And here is Magritte’s grand piano:

Magritte’s The Happy Hand (1953). Magritte’s piano is ringed in a perfect circle, the sign of psychic wholeness. Yet it has a Shadow, a reflection on the glossy top of the piano suggesting that the circle can be broken.

The white grand piano that became the icon for John Lennon’s last moment in public life and the very last end of The Beatles and Lennon’s public life journey. The white grand piano has become a talisman for the song “Imagine,” Lennon’s swan song. At an impromptu TV memorial for the victims of 9/11 featuring popular artists and musicians such as Tom Hanks, Bruce Springsteen, Bono and U2 and Robert DeNiro, the centerpiece event was Neil Young singing Imagine on a white grand piano. The song Imagine takes its theme from Tolstoy’s late work on pacifism and religion. Lennon’s final impression was: Imagine there’s no heaven, it’s easy if you can, no hell below us, a brotherhood of man. This is precisely Tolstoy’s religious conviction at the end of his life. He advocated abandoning identity with a particular prophet as one would abandon nationalism. In one of his last writings on the subject Tolstoy clearly states his opinion: “Attributing a prophetic mission peculiar to certain beings such as Moses, Christ, Krishna, Buddha, Muhammad, Haha’u’llah as well as several others is one of the major causes of division and hatred between men.” Imagine also owes to The Gospel of Thomas (as do other of Lennon’s bits from late Beatles – The White Album). Elaine Pagel’s book Beyond Belief: The Secret Gospel of Thomas states that in Thomas’s account, Jesus challenges those who mistake the kingdom of God for an otherworldly place or a future event: Jesus said, “If those who lead you say to you, Look, the kingdom is in the sky,’ then the birds of the sky will get there before you . . .” In other words, Imagine there’s no heaven. (It is interesting that this makes the Christ’s view confluent with the Torah of Moses, Eastern Orthodox (Chronos) and zen.)

This is the so-called Piano Man in the British mental hospital who appeared to the world out of nowhere in April, this year. He spoke not but drew pictures of a grand piano and played snippets of John Lennon and classical music. His drawing (at the top of this essay), like Magritte’s, has a shadow and it is contained in a completed circle. Has anyone studied the content of this man’s images? Perhaps he like Lennon, Dali and Magritte has had visions of the Unconscious and they proved to be too much for him. William Butler Yeats said, “What portion in the world can the artist have/Who has awakened from the common dream/But dissipation and despair?”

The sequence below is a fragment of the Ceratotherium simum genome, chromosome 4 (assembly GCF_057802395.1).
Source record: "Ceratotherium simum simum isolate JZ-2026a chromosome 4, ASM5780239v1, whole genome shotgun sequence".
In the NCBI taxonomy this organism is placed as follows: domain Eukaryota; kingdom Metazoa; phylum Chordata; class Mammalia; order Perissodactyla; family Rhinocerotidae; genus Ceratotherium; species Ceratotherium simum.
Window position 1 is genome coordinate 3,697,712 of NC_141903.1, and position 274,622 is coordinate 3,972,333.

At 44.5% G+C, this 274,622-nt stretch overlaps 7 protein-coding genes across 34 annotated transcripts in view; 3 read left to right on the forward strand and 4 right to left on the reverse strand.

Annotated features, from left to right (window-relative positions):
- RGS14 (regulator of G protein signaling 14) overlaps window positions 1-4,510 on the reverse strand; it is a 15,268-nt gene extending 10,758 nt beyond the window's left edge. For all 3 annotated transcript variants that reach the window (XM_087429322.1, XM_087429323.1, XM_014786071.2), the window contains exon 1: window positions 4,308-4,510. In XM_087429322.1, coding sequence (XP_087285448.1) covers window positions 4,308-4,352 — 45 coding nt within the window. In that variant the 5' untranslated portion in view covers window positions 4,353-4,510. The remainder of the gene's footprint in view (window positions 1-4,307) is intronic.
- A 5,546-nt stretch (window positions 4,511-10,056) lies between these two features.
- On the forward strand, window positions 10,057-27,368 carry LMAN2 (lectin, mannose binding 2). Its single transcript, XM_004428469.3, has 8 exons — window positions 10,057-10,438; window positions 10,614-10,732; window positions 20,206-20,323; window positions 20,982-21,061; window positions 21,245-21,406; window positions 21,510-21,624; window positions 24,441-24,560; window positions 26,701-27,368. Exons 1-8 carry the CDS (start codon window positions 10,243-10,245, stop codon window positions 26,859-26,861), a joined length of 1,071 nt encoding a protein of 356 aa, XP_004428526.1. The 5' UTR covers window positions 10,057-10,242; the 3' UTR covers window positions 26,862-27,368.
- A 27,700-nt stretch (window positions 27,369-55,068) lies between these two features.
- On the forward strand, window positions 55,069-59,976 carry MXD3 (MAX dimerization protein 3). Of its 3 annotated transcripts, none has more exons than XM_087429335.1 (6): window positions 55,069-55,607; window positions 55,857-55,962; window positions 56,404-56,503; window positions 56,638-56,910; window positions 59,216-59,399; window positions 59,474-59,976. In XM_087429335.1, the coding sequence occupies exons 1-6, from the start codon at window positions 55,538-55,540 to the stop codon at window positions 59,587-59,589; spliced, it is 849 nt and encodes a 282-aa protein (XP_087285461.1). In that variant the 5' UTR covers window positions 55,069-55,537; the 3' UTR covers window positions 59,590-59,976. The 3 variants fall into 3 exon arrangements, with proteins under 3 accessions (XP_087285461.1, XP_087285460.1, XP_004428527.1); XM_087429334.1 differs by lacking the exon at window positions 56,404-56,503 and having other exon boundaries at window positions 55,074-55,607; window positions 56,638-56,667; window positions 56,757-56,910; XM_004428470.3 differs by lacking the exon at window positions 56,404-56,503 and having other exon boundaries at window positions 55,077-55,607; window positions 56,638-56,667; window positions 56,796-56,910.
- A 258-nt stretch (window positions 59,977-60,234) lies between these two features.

After Piano Man had been silent in the mental hospital for several months, a nurse came in and said, “Well, are you going to speak this morning.”

“I think I will,” he answered. He said he was from Switzerland and was sent back to his home. They asked him why he drew the grand pianos.

“It was the first thing to pop into my head,” he said.

Into the Occult – In 1964, not long after a religious conversion, Dali painted a vision of a Cosmic John (Untitled [St. John], 1964). He drew it again, this time from the rear, in 1965, a few years before his painting of the Christ as an Orange Monk. It is worth noting that both Dali’s work then andthe clouds on the famous Imagine album (photo by Yoko Ono). Magritte’s well-known painting Son of Man ( 1964) – an Englishman with an apple for a face – certainly suggests the Savior, as the text from the Book of Daniel is a direct reference to the Chosen One*. But in this case, the Chosen One is identified by a green apple – which became the emblem of The Beatles in their middle period (Apple Records). This appears within the realm of the possible in Dali as well. In Living Still Life, 1956, the major elements of the central composition can be seen (as in the slightly modified illustration at the bottom) as the table, the grail and instead of a Host, which represents the Christ at the Sacrifice of the Mass, a green apple. In this picture, like many of Dali's, I get the feeling that he is sincerely following the dream or vision, then throwing in extra elements to obscure the essential theme. It is like the Magritte’s suggested something perhaps of the occult related to The Beatles, who came into their arc of creativity from 1963 to 1968. Commentators have noticed that Dali’s Man with His Head Full of Clouds (1936) looks like a “negative image painting” (something from the Unconscious, not yet manifest) and it has reminded them of John Lennon with his head in I Spy children's books, and not far from The Beatles with the Sgt. Peppers cover. They said they put in pictures of people they really admired, then a lot of people they didn't like at all. (This grail item works through Dali's work as a "dual nature" devise - suggesting two natures; the one earth-bound, the other cosmic.) Lennon and his wife Yoko Ono knew Dali and met with him in Paris six days after their wedding at Gibraltar. An assistant to Lennon reports that Dali thereafter tried to work with Lennon on different project, but Lennon demurred.

*from the Catholic Encyclopedia: In the great vision of Daniel after the appearance of the four beasts, we read:

"I beheld therefore in the vision of the night, and lo, one like a son of man came with the clouds of heaven, and he came even to the Ancient of days: and they presented him before him. And he gave him power, and glory, and a kingdom: and all peoples, tribes, and tongues shall serve him: his power is an everlasting power that shall not be taken away: and his kingdom shall not be destroyed.”